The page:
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I always wanted to throw a 1000 rated round in a sanctioned tournament. At my age with my rating it did not seem likely. In seven days I've now thrown two of them.

At the Pennsylvania State Championships I played Am Master and we had a very close match for 60 holes. After 54 holes I was in second, 2 back. At the beginning of the fourth round I started to make a move. I birdied three of the first four holes before getting a bogey. The other leader and I went back and forth for a couple of holes and then I went on a tear at the end, getting birdies on eight of the last ten holes. Other than a hole-in-one that I was actually going for, I did not really benefit or suffer from any low probability occurrences. The hole-in-one was not a bad drive either. I threw a putter off the tee at a basket on a slow green. I would have made the birdie come back if it had missed. So 1011 apparently is what I get if I execute to my ability off the tee almost every hole, and have one low probability occurrence go in my favor and none against.

At the Austin Collision Kelsey informed me that it was no longer sporting for me to play Am Master. In the morning I threw a -1, or 945ish rated round. I was in the middle of the pack in advanced a couple of throws back from last prizes. In the afternoon I started off with four straight birdies on holes I've birdied before. Two of them were 20 foot putts. One was a jumper outside the circle. One was a big stretching frisbee-style anhyzer toss through a gap in the schule. I was going to dink it up to the base of the basket and then thought, "That's stupid. Dink it up chain high and give it a chance." I got par-birdie-par on three holes I'd normally go par-birdie-par on. Then i got a very low probability throw in the woods. On the luck thread I mentioned that I meant to miss the first 12 trees. I often accomplish that. Missing the next 58 is beyond my skill level. But the hole is only 285 if you miss the trees. I made a 20 foot come back putt for birdie. The next three holes are birdie holes and I got two of the three. Then comes a hole where a three is a good score and i made a jumper for 4. I birdied the remaining two birdie holes and got pars on the remaining two bogie holes. For this round I had about five low probability occurrences break my way and only one go against me. So I played a 984 round and got a net 44 bonus points of low probability outcomes in my favor.

I think a few things are shifting the occurrence of low probability outcomes in my favor. I've lost a lot of weight. At the end of the round I'm still fresh. I'm down 30 pounds from 18 months ago. It brings good luck if you are in shape for a competition involving moderate physical exertion. and it is easier to get a little zip on a jump putt without the 30 pound handicap. Very recently I've been working on balance. I know when my Chinese bladder syndrome flares up I suck at the game. Chinese bladder syndrome causes balance problems. So it makes sense that doing balance exercises would also bring some good luck. And i've been practicing putting and playing a lot of rounds. This always brings good luck.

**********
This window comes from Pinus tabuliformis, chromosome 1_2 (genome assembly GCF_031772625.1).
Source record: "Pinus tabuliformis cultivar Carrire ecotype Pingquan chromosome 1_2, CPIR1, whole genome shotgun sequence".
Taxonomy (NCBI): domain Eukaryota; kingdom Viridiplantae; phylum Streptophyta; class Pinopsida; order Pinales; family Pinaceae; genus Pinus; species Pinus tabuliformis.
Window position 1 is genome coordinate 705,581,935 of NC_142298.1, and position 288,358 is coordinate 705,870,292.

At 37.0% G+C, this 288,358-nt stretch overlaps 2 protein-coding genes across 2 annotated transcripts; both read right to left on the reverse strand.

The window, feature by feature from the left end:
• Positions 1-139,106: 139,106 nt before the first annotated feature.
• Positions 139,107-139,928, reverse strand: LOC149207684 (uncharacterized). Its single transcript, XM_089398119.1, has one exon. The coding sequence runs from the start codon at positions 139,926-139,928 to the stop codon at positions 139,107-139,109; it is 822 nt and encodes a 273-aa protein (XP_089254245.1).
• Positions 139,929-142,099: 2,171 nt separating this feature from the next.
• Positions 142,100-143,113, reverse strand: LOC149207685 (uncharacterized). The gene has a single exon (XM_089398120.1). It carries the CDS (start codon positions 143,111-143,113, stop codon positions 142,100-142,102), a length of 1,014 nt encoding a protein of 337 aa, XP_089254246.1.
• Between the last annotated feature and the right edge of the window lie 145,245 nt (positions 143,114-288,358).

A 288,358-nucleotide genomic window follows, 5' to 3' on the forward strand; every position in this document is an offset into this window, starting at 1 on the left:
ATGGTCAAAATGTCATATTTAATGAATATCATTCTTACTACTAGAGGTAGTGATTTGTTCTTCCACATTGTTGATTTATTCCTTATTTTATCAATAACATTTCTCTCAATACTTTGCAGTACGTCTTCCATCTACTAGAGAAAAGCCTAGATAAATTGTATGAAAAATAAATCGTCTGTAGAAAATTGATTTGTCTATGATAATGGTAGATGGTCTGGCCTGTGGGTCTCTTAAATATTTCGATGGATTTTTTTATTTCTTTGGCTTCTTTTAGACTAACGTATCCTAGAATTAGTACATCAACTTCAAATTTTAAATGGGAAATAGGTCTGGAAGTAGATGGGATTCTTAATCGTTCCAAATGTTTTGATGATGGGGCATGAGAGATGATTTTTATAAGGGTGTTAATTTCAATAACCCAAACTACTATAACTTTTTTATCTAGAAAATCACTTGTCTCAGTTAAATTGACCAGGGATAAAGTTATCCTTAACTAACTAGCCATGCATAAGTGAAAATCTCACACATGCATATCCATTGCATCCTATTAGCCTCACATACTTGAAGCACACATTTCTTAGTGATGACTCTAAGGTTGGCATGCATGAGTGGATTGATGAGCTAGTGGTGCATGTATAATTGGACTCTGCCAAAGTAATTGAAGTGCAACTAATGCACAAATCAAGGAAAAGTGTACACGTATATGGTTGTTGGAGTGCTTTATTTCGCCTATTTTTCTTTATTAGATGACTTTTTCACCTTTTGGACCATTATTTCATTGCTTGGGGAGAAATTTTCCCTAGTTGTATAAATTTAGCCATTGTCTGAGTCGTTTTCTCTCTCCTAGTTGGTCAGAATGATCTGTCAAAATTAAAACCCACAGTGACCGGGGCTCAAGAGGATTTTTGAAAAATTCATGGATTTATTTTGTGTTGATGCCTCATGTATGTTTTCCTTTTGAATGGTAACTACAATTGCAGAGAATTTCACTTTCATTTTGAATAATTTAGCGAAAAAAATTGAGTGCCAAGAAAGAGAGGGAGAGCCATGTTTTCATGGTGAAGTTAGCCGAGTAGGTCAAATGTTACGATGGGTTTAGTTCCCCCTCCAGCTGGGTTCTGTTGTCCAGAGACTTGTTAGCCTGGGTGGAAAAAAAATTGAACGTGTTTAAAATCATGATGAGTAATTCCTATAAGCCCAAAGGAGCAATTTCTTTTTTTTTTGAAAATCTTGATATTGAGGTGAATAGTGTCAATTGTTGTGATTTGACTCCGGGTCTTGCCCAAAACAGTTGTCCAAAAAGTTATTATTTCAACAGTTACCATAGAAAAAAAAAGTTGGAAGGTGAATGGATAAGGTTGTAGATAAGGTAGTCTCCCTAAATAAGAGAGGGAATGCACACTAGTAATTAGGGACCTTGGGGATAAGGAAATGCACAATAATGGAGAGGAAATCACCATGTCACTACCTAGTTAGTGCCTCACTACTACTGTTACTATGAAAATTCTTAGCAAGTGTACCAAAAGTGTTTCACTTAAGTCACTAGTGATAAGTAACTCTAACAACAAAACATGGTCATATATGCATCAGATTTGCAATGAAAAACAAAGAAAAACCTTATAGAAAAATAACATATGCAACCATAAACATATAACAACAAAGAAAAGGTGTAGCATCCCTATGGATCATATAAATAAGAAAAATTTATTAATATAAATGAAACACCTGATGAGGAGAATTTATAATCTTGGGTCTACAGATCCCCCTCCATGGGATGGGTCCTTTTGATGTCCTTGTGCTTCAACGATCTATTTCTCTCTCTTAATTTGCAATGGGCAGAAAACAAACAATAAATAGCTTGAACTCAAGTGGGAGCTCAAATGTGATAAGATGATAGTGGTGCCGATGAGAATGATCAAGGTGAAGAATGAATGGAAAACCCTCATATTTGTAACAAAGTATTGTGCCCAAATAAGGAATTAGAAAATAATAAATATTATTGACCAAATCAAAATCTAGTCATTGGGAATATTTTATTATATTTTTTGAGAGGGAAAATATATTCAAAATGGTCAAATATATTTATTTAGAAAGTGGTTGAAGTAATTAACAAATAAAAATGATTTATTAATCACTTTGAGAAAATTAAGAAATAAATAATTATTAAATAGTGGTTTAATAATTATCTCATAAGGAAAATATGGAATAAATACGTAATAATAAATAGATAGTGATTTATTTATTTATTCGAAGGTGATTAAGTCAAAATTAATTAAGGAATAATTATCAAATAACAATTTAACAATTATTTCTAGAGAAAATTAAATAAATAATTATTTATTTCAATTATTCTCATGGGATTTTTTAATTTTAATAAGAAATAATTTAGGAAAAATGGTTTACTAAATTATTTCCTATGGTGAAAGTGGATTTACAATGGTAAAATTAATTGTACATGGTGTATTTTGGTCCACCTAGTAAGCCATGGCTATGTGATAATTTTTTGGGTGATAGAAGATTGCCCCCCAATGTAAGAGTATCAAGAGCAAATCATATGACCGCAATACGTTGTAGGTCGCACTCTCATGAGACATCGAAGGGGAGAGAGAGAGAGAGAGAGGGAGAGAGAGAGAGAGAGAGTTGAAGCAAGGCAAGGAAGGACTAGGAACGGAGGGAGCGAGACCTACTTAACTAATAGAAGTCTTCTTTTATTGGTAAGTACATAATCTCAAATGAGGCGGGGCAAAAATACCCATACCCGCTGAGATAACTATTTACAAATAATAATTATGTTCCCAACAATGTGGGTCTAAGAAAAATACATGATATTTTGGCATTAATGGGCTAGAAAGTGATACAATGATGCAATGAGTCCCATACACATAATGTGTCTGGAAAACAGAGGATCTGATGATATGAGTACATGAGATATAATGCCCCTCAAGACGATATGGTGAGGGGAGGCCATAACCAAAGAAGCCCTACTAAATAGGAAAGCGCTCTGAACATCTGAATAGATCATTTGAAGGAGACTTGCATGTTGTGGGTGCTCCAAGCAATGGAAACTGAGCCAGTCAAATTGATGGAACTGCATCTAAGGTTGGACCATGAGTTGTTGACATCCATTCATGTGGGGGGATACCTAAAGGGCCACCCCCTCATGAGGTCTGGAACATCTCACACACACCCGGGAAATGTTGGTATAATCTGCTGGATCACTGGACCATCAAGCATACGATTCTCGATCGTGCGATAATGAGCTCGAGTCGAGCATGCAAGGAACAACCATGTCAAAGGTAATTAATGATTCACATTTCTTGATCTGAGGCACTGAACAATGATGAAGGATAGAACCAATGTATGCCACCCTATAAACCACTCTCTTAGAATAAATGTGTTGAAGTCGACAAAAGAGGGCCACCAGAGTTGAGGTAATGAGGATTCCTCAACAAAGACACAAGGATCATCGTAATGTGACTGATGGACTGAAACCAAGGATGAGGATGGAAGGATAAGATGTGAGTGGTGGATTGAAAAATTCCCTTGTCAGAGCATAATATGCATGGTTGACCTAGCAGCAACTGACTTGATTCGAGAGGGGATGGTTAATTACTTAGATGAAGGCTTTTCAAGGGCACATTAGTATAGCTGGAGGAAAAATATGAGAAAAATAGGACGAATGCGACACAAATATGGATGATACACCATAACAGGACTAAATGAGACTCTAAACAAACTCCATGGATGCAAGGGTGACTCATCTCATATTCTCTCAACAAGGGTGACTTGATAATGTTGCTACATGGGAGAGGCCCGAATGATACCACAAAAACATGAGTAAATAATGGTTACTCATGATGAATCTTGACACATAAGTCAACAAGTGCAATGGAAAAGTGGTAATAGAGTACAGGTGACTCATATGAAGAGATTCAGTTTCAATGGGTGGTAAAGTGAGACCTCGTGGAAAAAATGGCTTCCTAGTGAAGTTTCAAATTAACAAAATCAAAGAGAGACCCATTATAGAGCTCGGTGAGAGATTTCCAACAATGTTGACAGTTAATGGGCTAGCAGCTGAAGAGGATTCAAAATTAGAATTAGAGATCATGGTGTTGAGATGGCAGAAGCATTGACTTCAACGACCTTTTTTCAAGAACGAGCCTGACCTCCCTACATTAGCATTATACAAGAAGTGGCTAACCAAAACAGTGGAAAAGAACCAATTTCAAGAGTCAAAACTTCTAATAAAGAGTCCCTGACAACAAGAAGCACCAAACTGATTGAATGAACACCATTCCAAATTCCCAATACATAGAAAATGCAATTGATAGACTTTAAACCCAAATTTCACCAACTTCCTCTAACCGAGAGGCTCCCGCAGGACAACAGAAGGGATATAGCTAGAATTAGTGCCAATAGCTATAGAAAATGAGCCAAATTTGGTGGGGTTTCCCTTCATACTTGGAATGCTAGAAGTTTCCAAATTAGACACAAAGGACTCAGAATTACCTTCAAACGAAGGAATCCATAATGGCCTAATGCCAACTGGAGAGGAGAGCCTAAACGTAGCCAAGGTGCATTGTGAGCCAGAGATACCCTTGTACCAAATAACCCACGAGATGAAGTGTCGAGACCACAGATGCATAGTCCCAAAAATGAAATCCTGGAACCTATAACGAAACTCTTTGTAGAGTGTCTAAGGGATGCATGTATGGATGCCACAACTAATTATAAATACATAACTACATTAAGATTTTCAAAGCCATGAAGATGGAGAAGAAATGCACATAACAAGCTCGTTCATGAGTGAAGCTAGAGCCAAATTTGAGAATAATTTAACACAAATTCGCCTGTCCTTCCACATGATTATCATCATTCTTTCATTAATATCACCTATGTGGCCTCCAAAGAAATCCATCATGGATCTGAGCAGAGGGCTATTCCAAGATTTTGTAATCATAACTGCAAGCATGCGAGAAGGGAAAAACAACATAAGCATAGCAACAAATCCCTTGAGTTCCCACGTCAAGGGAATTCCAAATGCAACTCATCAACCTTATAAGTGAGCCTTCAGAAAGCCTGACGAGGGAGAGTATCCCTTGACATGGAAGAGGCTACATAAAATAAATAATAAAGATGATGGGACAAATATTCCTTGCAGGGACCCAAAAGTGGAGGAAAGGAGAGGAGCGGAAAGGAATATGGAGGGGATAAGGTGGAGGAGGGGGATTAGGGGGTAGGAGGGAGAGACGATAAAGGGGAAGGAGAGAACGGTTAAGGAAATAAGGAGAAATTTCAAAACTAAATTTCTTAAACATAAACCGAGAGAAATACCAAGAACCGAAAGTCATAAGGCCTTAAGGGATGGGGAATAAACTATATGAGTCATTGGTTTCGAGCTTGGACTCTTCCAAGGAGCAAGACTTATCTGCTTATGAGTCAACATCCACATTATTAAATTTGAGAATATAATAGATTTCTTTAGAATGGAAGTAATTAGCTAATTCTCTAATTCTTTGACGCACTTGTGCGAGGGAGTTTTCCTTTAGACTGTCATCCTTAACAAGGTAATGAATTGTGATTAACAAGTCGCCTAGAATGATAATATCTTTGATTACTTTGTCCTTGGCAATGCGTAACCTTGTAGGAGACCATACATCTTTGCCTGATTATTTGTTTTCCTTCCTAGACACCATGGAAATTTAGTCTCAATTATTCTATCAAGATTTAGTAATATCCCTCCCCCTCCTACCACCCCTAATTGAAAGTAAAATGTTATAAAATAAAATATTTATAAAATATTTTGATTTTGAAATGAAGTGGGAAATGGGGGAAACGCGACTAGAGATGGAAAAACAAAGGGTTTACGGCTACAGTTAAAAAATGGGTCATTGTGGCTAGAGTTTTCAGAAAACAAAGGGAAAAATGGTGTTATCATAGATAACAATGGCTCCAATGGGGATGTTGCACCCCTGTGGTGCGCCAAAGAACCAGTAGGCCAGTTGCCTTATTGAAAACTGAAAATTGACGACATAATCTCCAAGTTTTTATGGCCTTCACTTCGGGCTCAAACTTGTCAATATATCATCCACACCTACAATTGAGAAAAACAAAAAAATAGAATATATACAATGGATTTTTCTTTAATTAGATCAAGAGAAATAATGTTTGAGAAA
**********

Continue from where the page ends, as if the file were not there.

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Comment by Bruce Brakel on May 28, 2008 at 4:44pm
Woj, youth is everything. When your IGF crashes sometime after 30, you gain weight by breathing as you drive by a McDonalds. When you've got basically zero IGF in your late 40s and beyond, weight loss is pretty hard.

But suffering works. I need to suffer some more. I've been eating recently and going sideways at 220.
Comment by David Barish on May 28, 2008 at 11:07am
I guess when you are older suffering is a pretty good way to look at it. My wife and I were discussing Bruce's apparently glib retort. We have taken it to heart. If its "suffering" to look past a pastry, amen. For me its looking past the pastry. I do just fine with the workouts. Its not suffering, its fun for me. For my wife, its the workout. She is a naturally healthy eater but it was suffering when I pushed her just past her comfort zone on the bike this past weekend. I am not arguing with success. If Brakel jettisoned 30+ lbs by suffering, he is doing something right. As they say, "no pain, no gain...er...loss."
Comment by Chris Wojciechowski on May 27, 2008 at 9:38pm
I wouldn't call losing weight suffering... eating correctly, doing some cardio and some circuit training with weights brought me from 185 to 165 this winter. I know I'm younger, but simply being smart and active really makes a difference no matter your age.
Comment by Bruce Brakel on May 22, 2008 at 11:34am
Barrish, losing weight is simple. Suffer every day. Why should you be the only person on the planet not suffering?
Comment by David Barish on May 21, 2008 at 9:51am
I have gained about 30 lbs in the past three years. I want to give them back. I don't need them. Nice shooting Bruce. I guess its easier to shoot well when you are not working behind the table.
Comment by Eric McConnell on May 12, 2008 at 10:25am
Awesome 2nd round Bruce !
Comment by Terry "the Pirate" Calhoun on May 11, 2008 at 5:48pm
Congrats, Bruce. 1,000+ is terrific.

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